$7 Waist Belt
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jerry adams
(retiredjerry) - MLife

Locale: Oregon and Washington
Re: No Foam Sewing on 12/11/2013 07:22:55 MST Print View

I use 200 D fabric (because it stretches less than silnylon) and 1/8th inch foam for waist belt. Sew fabric into tube. Sew 3D cloth on the side that's against me. Put in foam. Sew one row of stitches through foam. And sew through everything to my pack which is one layer of silnylon. My home sewing maching does it but it's just barely. One thing is, I don't push or pull it through machine, that will form bird's nest underneath.

Same thing for shoulder straps.

I sew webbing just to ends. No need to go all the way around. The 200 D fabric is strong enough. If I had to sew through foam, webbing, 2 layers of 200D, 3D, and silnylon pack, my machine wouldn't work.

Daryl Daryl
(lyrad1) - MLife

Locale: Pacific Northwest, USA, Earth
Re: Insignia cloth on 12/11/2013 09:05:43 MST Print View

Samuel,

The edges do sometimes roll up a bit through prolonged use if the fabric edge repeatedly rubs on something. No fraying, however. Applying another piece of fabric over the rolled up area takes care of the problem.

One could allow enough fabric to fold it over and sew it outside of the foam piece edges and thereby eliminate raw edges.

I applied the fabric to a piece of closed cell foam and used it as a sit/knee pad for 5 years or more with no rolling or fraying.

The adhesive hasn't gone gummy on any of my projects.

Don't know about finished edges on insignia tapes. I don't recall buying any.

David Olsen
(oware)

Locale: Steptoe Butte
Make your own. on 12/11/2013 09:40:40 MST Print View

Sew up a simple tube of fabric. Something grippy is nice for hip belts, jerry's 210d for shoulder straps, fleece for climbing gear slings.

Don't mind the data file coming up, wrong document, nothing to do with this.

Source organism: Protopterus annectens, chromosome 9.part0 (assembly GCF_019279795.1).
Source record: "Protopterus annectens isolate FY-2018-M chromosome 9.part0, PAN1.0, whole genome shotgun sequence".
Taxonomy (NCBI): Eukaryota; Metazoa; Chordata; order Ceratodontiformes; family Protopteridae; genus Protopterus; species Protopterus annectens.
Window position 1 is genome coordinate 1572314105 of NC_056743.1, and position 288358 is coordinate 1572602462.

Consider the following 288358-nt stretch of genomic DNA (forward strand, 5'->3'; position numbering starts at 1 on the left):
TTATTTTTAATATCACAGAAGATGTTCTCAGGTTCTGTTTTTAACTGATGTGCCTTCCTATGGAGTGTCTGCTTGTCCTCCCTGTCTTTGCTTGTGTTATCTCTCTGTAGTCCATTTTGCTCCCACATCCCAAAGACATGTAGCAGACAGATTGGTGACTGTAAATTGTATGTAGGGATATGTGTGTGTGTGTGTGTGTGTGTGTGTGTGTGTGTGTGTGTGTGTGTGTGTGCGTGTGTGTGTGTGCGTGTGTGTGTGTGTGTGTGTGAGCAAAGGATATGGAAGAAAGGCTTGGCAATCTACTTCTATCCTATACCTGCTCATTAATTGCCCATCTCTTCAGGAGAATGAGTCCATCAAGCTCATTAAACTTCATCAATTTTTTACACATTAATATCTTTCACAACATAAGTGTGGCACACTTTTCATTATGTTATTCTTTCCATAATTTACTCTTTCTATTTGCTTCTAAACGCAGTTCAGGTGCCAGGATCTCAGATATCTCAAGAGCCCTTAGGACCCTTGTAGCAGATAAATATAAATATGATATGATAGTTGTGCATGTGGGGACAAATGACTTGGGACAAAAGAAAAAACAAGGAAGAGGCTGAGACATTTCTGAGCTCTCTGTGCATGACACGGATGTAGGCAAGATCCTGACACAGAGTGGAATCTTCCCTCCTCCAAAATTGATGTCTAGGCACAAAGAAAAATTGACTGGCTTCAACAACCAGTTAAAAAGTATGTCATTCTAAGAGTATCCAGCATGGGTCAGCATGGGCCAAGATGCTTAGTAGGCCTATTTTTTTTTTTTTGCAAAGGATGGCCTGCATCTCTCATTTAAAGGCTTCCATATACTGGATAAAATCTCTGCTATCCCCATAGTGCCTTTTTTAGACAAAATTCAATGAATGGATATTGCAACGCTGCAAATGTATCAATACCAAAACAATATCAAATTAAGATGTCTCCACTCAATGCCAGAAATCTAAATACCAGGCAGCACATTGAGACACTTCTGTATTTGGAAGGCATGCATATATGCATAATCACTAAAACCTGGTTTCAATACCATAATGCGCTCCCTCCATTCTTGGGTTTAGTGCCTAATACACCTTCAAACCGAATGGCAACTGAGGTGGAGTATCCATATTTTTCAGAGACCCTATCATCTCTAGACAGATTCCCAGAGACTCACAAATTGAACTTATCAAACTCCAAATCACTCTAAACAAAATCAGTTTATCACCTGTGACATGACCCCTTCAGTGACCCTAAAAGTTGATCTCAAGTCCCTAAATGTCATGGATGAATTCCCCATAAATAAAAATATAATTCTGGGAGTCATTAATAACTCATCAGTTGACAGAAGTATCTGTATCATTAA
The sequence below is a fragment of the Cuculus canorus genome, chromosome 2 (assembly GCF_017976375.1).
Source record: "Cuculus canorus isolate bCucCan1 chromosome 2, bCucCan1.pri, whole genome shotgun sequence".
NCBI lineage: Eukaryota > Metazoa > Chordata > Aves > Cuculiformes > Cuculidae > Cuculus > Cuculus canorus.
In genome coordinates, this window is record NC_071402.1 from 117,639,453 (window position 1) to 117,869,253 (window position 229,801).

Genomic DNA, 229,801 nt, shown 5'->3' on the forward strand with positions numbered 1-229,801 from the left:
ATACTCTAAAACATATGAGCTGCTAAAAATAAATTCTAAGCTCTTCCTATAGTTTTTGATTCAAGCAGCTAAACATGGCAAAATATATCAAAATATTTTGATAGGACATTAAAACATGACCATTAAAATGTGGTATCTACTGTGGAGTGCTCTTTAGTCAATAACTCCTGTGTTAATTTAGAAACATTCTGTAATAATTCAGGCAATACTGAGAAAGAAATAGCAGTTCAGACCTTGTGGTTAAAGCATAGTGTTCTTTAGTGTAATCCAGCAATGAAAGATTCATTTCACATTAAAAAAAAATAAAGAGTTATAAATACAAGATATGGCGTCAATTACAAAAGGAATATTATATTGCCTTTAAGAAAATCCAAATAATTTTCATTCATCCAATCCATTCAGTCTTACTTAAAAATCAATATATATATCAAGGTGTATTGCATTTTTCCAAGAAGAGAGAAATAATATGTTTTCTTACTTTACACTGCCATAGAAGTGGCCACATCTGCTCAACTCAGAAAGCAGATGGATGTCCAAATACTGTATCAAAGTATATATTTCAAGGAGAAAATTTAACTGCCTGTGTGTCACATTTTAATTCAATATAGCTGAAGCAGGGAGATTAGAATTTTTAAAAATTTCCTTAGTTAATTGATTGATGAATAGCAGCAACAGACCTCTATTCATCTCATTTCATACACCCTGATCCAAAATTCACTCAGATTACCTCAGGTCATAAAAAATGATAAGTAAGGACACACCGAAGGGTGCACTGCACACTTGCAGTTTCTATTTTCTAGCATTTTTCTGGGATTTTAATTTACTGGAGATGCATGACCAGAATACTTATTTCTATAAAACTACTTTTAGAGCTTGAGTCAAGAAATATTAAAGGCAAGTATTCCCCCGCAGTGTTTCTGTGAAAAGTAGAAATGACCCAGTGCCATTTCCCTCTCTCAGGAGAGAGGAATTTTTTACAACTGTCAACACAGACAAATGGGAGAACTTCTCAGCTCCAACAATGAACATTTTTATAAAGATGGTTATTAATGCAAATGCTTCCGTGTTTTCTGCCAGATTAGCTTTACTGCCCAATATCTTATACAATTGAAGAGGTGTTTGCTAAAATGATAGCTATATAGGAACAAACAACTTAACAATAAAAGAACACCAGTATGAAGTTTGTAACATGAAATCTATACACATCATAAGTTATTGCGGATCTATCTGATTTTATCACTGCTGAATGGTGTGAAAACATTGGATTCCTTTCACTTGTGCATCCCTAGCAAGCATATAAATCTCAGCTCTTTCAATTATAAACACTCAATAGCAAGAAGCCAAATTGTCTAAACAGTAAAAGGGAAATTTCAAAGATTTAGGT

Slide the foam in. Wrap the foam in silnylon first so it slides easily into the tube. Once the foam is in place, pull out the silnylon.

Sew up both ends of the tube.

Then attach the webbing with line tacks using heavy needles and heavy thread and perhaps an awl. A one inch line tack every three or 4 inches works for me. Saddle stitching is the best I believe (Google it). Sear the thread ends after tying off.

If you need extra stiffness to prevent rolling, sew some 1 1/2" webbing on the fabric before forming the tube.

Samuel C. Farrington
(scfhome) - M

Locale: Chocorua NH, USA
Waist belts - to make or not to make on 12/11/2013 19:48:35 MST Print View

Thanks again, Daryl.
And thank you David O. for the silnylon slider idea. Might never have thought of that.

Jerry, you must have a pretty good machine. Mine would never sew through a thick fabric & foam sandwich without a monster presser foot that would flatten the sandwich at the stitch line.

So it sounds like a toss-up between the tubes and the Insignia cloth wrap.
That is amazing that the cloth adhesive holds up so well.

To obtain a good fit over the hipbone crest, I like hip belts with a seam separating the top and bottom of the belt. So, two tubes. And since my belts attach at the small of the back, the belt would have two sections, one for each hip, so four tubes.

Anything to be sewn to the belt where there is foam underneath would be sewn on before the foam is inserted into the tubes.

But the ends of the tube, that extend beyond the foam, could be sewn shut and to webbing or whatever after the foam is inserted.

Sounds like the big MYOG advantage is the ability to select exactly the foam and fabric desired, with the best strength for the weight. Of course, if one can find a replacement belt made by a pack maker who has already made these choices wisely, and it is for a reasonable price, that might be another story.